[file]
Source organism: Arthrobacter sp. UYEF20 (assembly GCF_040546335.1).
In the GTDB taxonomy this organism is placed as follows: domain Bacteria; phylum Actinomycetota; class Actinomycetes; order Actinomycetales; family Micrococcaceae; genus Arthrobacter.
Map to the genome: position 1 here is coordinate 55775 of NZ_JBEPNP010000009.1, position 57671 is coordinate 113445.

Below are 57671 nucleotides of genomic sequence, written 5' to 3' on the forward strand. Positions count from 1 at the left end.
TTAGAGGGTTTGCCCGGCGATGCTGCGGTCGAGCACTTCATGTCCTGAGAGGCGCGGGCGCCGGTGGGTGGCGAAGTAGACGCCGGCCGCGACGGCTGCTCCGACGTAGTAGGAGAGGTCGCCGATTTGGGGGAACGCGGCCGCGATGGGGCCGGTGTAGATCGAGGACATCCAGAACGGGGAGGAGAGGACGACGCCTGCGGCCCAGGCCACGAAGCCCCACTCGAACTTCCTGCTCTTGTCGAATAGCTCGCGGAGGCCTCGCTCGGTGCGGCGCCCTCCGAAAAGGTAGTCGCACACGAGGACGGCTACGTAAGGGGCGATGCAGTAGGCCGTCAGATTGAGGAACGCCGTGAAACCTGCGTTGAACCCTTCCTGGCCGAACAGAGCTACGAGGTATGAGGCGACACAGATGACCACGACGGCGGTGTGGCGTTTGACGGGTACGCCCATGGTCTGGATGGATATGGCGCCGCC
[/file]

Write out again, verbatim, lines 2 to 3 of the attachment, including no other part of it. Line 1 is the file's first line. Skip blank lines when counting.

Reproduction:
In the GTDB taxonomy this organism is placed as follows: domain Bacteria; phylum Actinomycetota; class Actinomycetes; order Actinomycetales; family Micrococcaceae; genus Arthrobacter.
Map to the genome: position 1 here is coordinate 55775 of NZ_JBEPNP010000009.1, position 57671 is coordinate 113445.